Heavily criticised upon his arrival at AS Monaco, German goalkeeper Alexander Nübel told Monaco Life that he is rediscovering his best form following a difficult spell at Bayern Munich.
Nübel felt the weight of expectation upon his arrival in the Principality last summer. Signing on a two-year loan deal from Bayern Munich, his adaptation to life in red and white perhaps wasn’t as smooth as expected. Whilst Nübel is the first to admit that he wasn’t playing at his highest level during the opening weeks of his spell in Monaco, he also believes that the unshakable comparisons to Bayern Munich teammate and German great Manuel Neuer played a part in shaping those negative perceptions.
“I think the comparisons [to Neuer] was part [of the criticism.] Luckily I couldn’t read the newspapers here,” he joked. “The criticism was very hard, too hard in the beginning. I wasn’t playing at my top level, but nor was I playing as badly as what was being reported. You have to handle it. For me, the most important thing is the criticism from my goalkeeping coach, and from the manager. These guys tell me the truth every day.”
In what was a period of adaptation, Nübel was grateful for the fellow German players within the squad, with whom he could converse and take his mind off what was happening on the pitch. “Kevin [Volland] and Ismail [Jakobs] were very important to me, especially Kevin, who arrived one year earlier than me. It’s much easier because I can speak German with them…it’s important because you can also talk about something else after training, after the games. We could just drink coffee and talk about other topics,” said Nübel.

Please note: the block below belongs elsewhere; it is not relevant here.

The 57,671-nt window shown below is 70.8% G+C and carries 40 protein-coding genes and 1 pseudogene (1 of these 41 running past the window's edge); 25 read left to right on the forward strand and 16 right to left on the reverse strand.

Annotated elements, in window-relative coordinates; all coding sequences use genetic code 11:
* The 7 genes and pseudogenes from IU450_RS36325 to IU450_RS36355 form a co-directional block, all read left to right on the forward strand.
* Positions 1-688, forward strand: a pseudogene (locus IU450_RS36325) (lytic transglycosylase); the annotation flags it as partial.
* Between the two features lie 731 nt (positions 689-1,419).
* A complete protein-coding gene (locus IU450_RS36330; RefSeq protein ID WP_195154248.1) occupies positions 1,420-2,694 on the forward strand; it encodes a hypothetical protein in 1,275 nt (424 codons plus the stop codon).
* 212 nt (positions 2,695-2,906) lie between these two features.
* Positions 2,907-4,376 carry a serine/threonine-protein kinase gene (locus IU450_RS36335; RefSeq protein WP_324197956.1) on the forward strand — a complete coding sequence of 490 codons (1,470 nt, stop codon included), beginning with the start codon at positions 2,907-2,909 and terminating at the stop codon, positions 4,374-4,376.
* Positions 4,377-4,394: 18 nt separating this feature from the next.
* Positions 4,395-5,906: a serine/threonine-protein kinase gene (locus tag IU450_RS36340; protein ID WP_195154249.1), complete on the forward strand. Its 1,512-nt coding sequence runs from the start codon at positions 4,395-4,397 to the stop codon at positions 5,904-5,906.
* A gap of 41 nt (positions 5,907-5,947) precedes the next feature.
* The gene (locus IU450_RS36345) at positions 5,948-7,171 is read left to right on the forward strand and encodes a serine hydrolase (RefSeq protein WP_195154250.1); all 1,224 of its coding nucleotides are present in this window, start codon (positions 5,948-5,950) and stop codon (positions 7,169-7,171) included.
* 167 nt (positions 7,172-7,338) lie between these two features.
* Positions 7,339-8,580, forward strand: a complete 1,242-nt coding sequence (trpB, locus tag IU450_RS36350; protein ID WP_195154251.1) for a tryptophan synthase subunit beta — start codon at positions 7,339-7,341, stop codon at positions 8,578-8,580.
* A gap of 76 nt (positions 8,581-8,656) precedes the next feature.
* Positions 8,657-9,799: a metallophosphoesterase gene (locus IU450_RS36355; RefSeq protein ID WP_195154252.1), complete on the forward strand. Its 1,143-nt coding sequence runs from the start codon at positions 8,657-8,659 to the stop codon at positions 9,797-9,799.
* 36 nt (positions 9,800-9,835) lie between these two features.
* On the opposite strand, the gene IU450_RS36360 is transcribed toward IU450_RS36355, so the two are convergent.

However, despite his difficult start to life in France, he retained the support of then head coach Niko Kovac. “It always helps when you have the confidence of the coaches and the manager. With Niko it was helpful. At the start, I knew it wouldn’t be easy,” he said.
Under Kovac and then under Philippe Clement, with whom Nübel says he shares a “good connection”, Nübel has remained an undisputed starter in league games and European competitions. Radsolaw Majecki struggled to challenge Nübel’s supremacy and has headed out on loan to satellite club Cercle Brugge, whilst Thomas Didillon has made the opposite journey to take the place of no.2 at Monaco. “It’s always good to have a coach who sees your potential, and so you try to give everything back during the games,” said Nübel.